No gun troubles yet, say Arkansas colleges; lawmakers hear mixed opinions

FILE - Todd Burns (left), R.J. Durham (middle) and Kaitlyn Ballard walk along a freshly stained sidewalk near Arkansas Hall on the University of Central Arkansas campus in Conway in this Aug. 23, 2011 file photo.

Guns on Arkansas college campuses haven't caused any notable problems during the first semester they've been allowed, a variety of administrators from the state's largest universities said at a legislative hearing Thursday on campus safety.

Still, some campus law enforcement officials and lawmakers remain concerned about the pitfalls of allowing firearms at universities and inside dorm rooms.

The college semester now winding down is the first since state firearms instructors began offering courses for the new enhanced concealed-carry licenses. The permits -- created by Act 562 of 2017 -- allow guns to be toted at public colleges and other public places previously off limits.

"We have not seen an issue yet on campus -- I'm gonna knock on some wood here," Capt. Chris Bentley of the University of Central Arkansas Police Department told lawmakers on Thursday.

Officials from the University of Arkansas, Fayetteville; Arkansas State University and a handful of other colleges from around the state echoed the same sentiment Thursday. All said town-hall style meetings and seminars on the new gun-carrying law have been well-attended by students and faculty members, adding that more information sessions will be held for incoming students in the fall.

University of Arkansas at Pine Bluff Police Chief Maxcie Thomas, however, told members of the Arkansas Legislative Council's Higher Education Subcommittee on Thursday that he still has qualms with the new law.

Thomas said he's concerned that a permitted gun carrier could "become an active shooter" if a situation upset him. Additionally, Thomas fears that police would have a hard time distinguishing between an active shooter and gun-carrying resident in an emergency situation.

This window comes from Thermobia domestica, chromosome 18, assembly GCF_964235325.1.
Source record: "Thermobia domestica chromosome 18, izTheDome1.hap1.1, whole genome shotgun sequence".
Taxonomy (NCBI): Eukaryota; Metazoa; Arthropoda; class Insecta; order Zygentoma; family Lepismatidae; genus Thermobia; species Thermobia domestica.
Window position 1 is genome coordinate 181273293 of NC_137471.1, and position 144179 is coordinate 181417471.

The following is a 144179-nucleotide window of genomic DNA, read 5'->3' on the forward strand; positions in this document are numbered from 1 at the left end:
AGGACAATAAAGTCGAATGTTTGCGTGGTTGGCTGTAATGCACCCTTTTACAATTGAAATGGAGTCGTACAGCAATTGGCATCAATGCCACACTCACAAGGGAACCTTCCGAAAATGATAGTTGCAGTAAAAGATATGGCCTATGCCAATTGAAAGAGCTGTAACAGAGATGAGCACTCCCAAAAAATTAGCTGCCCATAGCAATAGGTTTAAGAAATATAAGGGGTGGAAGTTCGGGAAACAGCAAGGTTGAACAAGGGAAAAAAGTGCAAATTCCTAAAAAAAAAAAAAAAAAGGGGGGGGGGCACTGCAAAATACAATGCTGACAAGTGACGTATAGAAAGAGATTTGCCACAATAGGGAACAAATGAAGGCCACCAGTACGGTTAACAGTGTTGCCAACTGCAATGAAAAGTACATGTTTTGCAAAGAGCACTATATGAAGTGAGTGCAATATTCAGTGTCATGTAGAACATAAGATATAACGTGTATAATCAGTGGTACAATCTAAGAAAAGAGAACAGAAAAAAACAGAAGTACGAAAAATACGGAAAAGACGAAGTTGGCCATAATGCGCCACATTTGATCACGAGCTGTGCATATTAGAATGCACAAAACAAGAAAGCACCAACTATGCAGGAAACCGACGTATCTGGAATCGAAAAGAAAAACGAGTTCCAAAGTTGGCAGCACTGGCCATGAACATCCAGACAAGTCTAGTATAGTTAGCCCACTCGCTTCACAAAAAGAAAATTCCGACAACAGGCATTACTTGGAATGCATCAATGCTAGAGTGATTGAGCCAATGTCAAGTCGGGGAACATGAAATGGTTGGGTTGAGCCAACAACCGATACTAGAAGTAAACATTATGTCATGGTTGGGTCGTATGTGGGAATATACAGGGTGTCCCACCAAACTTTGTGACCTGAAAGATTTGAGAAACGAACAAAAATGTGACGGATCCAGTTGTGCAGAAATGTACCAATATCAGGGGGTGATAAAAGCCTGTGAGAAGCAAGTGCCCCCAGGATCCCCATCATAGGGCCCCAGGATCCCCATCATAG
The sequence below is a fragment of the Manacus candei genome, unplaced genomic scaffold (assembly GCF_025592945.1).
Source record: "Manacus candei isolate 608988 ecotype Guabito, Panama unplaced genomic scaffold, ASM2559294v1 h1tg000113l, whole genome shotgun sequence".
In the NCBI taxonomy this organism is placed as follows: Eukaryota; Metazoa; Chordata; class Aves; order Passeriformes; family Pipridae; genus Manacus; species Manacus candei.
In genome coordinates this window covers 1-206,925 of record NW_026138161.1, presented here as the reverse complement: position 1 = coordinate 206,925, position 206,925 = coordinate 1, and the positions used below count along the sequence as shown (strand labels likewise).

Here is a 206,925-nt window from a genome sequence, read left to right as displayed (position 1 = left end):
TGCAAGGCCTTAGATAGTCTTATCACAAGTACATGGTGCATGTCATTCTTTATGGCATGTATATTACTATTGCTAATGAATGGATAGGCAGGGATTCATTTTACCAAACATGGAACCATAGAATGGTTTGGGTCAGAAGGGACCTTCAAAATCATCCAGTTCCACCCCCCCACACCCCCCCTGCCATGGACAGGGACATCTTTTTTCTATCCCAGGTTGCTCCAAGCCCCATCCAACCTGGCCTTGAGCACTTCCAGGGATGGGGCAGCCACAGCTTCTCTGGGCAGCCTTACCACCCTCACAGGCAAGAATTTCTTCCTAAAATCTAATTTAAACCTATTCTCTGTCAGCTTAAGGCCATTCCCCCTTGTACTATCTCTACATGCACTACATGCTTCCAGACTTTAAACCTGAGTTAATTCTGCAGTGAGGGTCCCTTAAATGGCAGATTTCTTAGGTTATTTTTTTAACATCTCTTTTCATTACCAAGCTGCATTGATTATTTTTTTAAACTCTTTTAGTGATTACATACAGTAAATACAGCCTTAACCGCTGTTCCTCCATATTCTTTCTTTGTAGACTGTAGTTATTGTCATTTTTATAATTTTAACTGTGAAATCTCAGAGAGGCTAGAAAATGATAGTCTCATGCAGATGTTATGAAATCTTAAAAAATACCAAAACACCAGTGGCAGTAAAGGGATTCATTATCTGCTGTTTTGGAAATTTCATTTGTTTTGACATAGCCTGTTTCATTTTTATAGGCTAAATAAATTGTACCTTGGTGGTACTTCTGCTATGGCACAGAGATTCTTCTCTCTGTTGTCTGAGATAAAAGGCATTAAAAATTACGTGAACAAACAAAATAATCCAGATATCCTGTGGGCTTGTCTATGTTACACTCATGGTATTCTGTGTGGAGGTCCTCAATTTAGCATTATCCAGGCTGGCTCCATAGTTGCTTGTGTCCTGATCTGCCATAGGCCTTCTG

"It'd be hard to tell a good person from a bad person," he said. "It's really challenging for us."

Conversely, Henderson State University Police Chief Johnny Campbell said licensed firearm carriers could be beneficial in a shooting situation because it could be two or three minutes before police can make it to the scene.

A subcommittee co-chairman, Rep. Greg Leding, D-Fayetteville, who opposed Arkansas' campus-carry law, acknowledged that no significant issues have arisen yet, but he noted that the licenses only became available in February. He expects the number of enhanced-permit holders on college campuses to increase in the fall.

He's been critical of a quirk in the rules that allows guns to be carried in dorm rooms but not stored. This means that guns in dorms must remain concealed within arm's reach of the licensee at all times. He pointed out that a gun-carrying student must take his handgun to shower or use the restroom in the middle of the night.

He plans to propose legislation to fix the issue next year, in the next regular session.

"My personal preference would be to just not allow guns in dorms at all, but I suspect the only fix that will be tolerable will be to allow [handgun] storage in dorms," he said Thursday.

Officials from the University of Arkansas at Monticello said some students have expressed concerns about sharing a dorm room with a student who can carry a gun, and administrators try to move those students to another room.

Spokesmen for ASU, UA, and UCA said they weren't aware of any such requests at their institutions.

Metro on 05/11/2018